cairo’s modern dance festival

Walid Aouni, the founder of Cairo Opera’s Modern Dance Theatre has just finished the fifth Festival of Modern Dance, which is loaded with local and international performances, and has just returned after a two year break. Naturally being contemporary dance, some the audience was not happy with the lack of tutus and no simple soap-opera narrative. Al-Ahram had an interview with the director on the festivals successes and failures,

“This happens because audiences don’t always understand the meaning or the message of the work performed,” Aouni explains. “Dance theatre is not ballet, a performance does not set out to tell a tale. Even when it does, as is the case in Joseph Nadj’s adaptation of Buchner’s Woyzeck, for example, it is neither a repetition nor a summary of the plot, but the individual vision of an artist.

“In 1993, the year our company was created, the local audiences had no knowledge whatsoever of modern dance; many identified it with tap-dance or any number of commercial or music-hall genres. In the last eight years they have come to understand the difference.” But do they always like what they see? “They don’t always have to like it, though one does expect them to appreciate the effort that goes into the work and the idea behind it. At first there was some confusion between modern dance and dance theatre, and the difference is in the theatrical part of the performance, which is absent in modern dance. Audiences today mostly understand these differences, especially the younger generation. They’ve learned to appreciate the work itself, however unique — ugly and repulsive, eccentric or beautiful…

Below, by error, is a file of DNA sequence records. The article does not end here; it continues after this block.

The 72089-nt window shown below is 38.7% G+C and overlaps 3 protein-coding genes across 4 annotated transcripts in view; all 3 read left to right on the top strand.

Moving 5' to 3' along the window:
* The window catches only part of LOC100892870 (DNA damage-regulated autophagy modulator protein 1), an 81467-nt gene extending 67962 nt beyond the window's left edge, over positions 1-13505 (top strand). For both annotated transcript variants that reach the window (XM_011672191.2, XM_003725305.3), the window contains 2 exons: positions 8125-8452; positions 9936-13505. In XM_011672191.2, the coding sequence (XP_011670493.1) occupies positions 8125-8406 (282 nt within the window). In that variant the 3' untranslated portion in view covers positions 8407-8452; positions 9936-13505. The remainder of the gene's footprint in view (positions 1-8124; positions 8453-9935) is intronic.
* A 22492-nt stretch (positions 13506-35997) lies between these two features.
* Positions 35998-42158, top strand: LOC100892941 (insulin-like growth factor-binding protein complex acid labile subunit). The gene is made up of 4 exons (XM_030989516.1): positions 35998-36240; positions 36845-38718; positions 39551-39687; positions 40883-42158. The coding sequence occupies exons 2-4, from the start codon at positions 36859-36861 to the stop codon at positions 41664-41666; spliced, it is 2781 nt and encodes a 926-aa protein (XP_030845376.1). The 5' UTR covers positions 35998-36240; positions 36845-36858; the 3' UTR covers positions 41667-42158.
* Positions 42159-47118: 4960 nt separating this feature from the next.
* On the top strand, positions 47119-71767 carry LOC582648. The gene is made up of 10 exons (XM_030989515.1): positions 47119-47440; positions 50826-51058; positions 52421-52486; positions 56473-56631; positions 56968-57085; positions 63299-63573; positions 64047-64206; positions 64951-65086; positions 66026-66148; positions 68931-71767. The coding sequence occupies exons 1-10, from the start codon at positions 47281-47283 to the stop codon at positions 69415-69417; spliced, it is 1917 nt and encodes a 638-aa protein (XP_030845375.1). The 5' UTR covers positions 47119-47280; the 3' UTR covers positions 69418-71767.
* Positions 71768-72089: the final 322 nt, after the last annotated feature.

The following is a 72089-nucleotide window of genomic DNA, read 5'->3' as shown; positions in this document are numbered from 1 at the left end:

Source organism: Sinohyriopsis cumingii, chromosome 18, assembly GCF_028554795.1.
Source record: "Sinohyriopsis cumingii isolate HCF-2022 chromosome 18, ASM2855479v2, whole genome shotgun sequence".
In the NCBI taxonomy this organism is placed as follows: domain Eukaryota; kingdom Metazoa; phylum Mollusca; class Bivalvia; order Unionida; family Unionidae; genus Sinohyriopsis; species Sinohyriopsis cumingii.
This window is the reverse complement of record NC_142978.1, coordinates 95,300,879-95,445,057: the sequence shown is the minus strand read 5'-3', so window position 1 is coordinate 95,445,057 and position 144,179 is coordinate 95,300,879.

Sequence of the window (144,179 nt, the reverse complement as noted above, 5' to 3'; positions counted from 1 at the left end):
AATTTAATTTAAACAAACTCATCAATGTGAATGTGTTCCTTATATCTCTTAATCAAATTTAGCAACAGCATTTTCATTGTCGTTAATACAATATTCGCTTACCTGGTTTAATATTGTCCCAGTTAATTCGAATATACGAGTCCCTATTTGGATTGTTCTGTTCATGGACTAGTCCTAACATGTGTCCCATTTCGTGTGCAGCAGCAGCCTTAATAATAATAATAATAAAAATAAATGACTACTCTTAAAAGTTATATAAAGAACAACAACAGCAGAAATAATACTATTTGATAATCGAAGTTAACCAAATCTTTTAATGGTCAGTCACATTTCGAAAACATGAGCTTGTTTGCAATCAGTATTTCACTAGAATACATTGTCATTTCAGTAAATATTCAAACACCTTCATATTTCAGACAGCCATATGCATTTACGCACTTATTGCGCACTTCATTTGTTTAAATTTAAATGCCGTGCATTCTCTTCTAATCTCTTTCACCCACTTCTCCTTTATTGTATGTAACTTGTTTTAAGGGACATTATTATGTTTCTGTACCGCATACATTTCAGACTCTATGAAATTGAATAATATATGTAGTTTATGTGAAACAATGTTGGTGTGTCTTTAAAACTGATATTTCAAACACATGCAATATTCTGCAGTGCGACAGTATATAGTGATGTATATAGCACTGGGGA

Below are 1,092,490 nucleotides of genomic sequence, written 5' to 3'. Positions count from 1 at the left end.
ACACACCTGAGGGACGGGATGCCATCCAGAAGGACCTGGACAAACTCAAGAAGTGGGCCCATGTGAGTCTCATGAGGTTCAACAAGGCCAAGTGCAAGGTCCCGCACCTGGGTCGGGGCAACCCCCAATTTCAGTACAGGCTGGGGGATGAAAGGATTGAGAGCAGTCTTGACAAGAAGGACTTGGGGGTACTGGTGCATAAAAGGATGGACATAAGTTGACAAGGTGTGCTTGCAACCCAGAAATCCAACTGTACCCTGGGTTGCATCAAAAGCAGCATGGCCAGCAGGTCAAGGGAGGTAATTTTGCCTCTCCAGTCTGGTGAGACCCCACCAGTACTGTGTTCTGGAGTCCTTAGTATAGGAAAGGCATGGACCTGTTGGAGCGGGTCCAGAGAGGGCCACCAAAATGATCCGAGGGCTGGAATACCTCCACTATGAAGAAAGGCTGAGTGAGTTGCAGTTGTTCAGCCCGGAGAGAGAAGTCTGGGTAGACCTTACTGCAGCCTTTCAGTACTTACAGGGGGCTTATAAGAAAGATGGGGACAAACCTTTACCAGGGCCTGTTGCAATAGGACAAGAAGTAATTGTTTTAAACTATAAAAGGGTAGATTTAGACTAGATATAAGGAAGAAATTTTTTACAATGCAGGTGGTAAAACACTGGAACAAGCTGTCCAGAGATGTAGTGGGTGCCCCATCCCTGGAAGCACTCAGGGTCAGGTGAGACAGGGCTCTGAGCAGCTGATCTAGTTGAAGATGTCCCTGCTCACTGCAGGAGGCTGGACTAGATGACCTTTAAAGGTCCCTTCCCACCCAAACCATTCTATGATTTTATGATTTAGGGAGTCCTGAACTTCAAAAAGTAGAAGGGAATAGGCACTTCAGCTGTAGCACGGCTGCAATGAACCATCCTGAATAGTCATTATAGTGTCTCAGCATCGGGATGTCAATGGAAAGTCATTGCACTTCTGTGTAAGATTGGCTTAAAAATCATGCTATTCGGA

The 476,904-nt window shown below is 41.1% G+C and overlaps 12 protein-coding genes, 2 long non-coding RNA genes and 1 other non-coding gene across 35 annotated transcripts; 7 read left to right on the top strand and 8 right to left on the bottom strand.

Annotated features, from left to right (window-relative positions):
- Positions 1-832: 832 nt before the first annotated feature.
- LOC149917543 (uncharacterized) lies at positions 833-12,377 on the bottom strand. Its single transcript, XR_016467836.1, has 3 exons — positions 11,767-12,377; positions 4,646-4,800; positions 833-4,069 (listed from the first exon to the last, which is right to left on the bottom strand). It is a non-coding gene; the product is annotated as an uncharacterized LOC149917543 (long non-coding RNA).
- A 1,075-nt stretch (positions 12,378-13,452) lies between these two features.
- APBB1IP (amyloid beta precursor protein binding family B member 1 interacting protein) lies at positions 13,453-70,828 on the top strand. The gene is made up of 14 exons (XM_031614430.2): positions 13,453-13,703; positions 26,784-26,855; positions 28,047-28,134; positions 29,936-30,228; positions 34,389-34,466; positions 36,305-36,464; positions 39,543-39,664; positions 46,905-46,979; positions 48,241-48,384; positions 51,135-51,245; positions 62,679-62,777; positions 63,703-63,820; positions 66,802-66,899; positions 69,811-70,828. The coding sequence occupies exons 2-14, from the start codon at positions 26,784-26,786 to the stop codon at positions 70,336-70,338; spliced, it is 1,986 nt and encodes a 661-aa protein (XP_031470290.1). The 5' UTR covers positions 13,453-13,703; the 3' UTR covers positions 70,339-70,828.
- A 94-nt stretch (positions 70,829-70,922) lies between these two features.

“It doesn’t have to be entertaining or amusing, but it does have to be whole, with a strong impact. Its function is to bear a message, be it a positive or a negative one. While the purpose of music-hall dancing is to divert, and the purpose of ballet to fascinate, modern dance and dance theatre are meant to give audiences something to think about. The audiences can learn to appreciate even a disagreeable work intended as a mirror of ourselves or our times.